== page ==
Saturday, 4 March 2017

A look into the Commodore Cave!

Hello everyone. :-)

Well it's about time I got a post out for myself. And for the one I'm publishing here I will be blogging about a particular computer museum I visited recently. But what's so special about this particular computer museum you may ask? Commodore computers of course! :-D

The Commodore Cave as it has been neatly named is a purpose built shed to house an electronic workshop and a Commodore computer collection. As well as other electronic items. Perhaps not a cave in the usual meaning of the word, but certainly one in the sense of being a mancave, as we call them now. The building is divided into an upstairs and downstairs section. With downstairs committed to the computer collection as well as a workshop. So I will concentrate on that. It is a private collection and not open to the public. My privilege to see it first hand courtesy of being in the same Amiga user group. ;-)

That's enough of the introduction so let's see what it contains. So I will move from left to right on our tour. I seem to like things in order. :-)

Here is a picture of the corner beside the door where you walk in. Is that the world's first fully 32-bit CD games console? Why yes I believe it is. An Amiga CD32!

Here's a view of the workshop. Lots of useful electronic instruments. That Amiga keyboard is looking good. While an Amiga motherboard is under diagnosis on the right.

Here's is a stack of rack mounts. Now that may not look very Commodore like but see that second one from the top? Not to deceive anyone but that hides an A1200 motherboard. Next to the blue light button is a mini CRT screen pulled from a camera. It's an Amiga test pattern generator.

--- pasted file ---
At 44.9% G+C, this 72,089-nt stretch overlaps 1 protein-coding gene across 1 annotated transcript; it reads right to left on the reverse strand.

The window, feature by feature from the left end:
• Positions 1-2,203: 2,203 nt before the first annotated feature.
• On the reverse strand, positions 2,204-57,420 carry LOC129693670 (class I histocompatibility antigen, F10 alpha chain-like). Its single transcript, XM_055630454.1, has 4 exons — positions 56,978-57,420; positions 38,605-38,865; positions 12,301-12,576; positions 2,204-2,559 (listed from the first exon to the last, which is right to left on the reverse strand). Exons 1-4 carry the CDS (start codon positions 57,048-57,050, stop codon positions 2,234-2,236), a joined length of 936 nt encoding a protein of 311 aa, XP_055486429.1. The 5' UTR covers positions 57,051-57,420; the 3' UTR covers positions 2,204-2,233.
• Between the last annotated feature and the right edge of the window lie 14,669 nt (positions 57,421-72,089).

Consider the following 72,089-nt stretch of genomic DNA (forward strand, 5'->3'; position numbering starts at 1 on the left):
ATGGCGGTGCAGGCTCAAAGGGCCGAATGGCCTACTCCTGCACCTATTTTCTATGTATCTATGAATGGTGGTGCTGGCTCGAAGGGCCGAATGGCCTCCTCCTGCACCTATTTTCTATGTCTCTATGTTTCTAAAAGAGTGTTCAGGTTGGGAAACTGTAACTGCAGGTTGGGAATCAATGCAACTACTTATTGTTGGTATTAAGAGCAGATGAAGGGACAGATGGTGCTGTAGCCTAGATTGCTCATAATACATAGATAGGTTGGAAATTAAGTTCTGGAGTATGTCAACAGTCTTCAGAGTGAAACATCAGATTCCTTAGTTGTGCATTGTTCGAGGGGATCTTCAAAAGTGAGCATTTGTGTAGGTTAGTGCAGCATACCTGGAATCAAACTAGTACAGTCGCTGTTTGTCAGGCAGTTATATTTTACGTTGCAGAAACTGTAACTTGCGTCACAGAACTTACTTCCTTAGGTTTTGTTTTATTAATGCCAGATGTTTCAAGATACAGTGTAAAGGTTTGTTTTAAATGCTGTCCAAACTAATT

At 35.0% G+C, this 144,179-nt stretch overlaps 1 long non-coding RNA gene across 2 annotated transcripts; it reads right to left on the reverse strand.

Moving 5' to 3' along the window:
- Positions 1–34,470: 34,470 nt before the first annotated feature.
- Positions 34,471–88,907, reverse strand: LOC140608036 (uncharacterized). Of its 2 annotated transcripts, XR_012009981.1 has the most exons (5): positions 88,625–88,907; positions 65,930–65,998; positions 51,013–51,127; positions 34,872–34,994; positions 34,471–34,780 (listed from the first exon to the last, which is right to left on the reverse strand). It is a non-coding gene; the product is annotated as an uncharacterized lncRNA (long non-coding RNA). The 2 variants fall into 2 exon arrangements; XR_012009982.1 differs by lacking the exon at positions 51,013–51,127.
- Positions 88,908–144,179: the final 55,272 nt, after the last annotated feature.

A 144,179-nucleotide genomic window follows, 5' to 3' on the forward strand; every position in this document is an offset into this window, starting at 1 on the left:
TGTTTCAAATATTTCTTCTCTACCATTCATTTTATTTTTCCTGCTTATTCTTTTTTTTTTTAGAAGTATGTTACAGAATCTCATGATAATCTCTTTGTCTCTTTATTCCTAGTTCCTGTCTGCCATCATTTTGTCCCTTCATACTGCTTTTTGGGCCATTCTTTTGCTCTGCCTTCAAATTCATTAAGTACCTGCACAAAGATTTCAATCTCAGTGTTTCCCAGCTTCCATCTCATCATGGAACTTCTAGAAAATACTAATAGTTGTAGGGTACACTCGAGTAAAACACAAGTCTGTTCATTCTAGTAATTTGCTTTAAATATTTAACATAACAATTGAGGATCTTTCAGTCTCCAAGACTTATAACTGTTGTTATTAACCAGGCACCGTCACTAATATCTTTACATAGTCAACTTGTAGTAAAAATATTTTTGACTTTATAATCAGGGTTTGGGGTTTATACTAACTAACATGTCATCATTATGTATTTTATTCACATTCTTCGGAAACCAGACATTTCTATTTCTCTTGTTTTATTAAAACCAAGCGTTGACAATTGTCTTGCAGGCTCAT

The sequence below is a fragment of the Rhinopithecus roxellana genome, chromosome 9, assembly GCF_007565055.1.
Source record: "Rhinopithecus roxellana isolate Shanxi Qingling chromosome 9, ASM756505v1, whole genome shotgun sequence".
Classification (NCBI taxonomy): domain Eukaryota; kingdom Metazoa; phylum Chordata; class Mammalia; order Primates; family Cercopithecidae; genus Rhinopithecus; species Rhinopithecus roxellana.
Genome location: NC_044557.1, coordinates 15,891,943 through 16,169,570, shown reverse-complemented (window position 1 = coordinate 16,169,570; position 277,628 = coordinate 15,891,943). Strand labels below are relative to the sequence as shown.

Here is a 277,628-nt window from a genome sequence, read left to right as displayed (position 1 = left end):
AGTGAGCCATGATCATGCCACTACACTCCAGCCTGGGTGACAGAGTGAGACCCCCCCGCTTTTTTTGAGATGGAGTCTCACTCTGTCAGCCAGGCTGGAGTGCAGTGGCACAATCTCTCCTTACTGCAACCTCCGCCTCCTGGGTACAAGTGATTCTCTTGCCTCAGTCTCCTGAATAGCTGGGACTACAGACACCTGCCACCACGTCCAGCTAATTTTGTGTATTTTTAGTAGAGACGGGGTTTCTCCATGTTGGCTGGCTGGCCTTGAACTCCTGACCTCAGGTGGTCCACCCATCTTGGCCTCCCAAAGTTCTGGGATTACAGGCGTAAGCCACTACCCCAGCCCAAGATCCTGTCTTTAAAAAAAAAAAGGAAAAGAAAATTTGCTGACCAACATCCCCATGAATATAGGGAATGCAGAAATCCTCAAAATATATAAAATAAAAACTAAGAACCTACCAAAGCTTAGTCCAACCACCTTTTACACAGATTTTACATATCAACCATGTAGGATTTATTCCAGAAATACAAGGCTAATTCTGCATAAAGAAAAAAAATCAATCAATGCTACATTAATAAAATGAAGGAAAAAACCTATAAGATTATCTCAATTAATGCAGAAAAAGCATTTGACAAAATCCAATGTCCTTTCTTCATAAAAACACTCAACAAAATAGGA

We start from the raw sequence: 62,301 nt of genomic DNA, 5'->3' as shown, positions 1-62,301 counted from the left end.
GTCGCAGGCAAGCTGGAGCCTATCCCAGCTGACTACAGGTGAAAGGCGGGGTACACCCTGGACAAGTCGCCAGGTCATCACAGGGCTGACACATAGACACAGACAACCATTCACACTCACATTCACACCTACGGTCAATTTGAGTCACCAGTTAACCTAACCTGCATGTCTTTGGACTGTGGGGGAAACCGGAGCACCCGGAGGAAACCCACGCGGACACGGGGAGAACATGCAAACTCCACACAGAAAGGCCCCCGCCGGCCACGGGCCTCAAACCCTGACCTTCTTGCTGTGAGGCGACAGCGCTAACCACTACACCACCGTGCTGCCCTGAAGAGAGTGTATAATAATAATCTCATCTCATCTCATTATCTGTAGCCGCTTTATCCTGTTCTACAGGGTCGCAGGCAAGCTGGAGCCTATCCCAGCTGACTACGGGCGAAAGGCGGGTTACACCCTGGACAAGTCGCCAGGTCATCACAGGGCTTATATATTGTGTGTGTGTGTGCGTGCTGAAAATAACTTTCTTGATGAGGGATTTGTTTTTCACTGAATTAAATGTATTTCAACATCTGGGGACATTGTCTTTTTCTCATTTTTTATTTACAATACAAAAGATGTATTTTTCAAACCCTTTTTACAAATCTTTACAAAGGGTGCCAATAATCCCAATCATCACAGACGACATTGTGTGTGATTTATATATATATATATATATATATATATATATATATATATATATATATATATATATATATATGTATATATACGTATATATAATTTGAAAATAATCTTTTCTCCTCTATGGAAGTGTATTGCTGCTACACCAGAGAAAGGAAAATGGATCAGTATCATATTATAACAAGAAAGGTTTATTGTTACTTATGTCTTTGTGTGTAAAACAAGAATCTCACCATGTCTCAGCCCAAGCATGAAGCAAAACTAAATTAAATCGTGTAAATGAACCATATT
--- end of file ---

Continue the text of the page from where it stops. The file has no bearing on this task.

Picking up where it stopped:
Here's a collection of Commodore and Amiga software, books, boxes, peripherals, parts and even computers.

Enough of all that. Time to get to the collection. So here's the Commodore Corner as I will call it. First we have a wild card there, a Canon 1614P punched card calculator from 1969. Then starting the Commodore collection is a PET 2001-8 from 1977, displaying a demo. And beside a PET 4016 from 1981, showing the MC (machine code) monitor. I think I froze that one when I visited, me and my typing. ;-)

Following on we have a VIC-20. And next to it is a C64C, concluding the original Commodores currently in the collection. Bringing us to the Commodore-Amiga era and aptly so, the original Amiga A1000 with OCS. Including a PC sidecar expansion. And external floppy drive. Progressing to an A2000. Which is complimented by an A500 with side HD. Going up the ranks to an A3000 and the ECS era. Soon reaching the era of AGA. But not before the couch has eyes. ;-)

And here we are at the AGA generation. My favourite, the Amiga A1200. Now an A4000D is on the desk but OS4 is on screen? Aha, under the desk is an A4000T, pimped up with a PPC CPU card. Next to that is My First Amiga, the A600; almost too small to fit in a few pixels. I don't mean it was my first, which was an A500; but the A600 had the line "My First Amiga" printed on the box. One of the last Amigas Commodore produced. And speaking of being the first and the last, finally we have on display an AmigaOne machine in a standard tower case. Perhaps not a computer in the Commodore line nor an Amiga in the usual sense, but we'll let it share desk space with the other Commodores.

That concludes our tour of the Commodore Cave. As short as it might seem. I hoped you enjoyed the tour. And can look forward to future blogs of Commodore and Amiga computer content. See you next time. Damien :-)


  1. Wow, that is one awesome collection of computers! The Commodore Cave is a fitting description. :) Love the photos!

  2. I don't expect to visit the cave tonight, but the timing turned out well compared to the same area last week. You'll see it's dryer than Melb up there but at least it's now cool. Lots of rain early tomorrow am.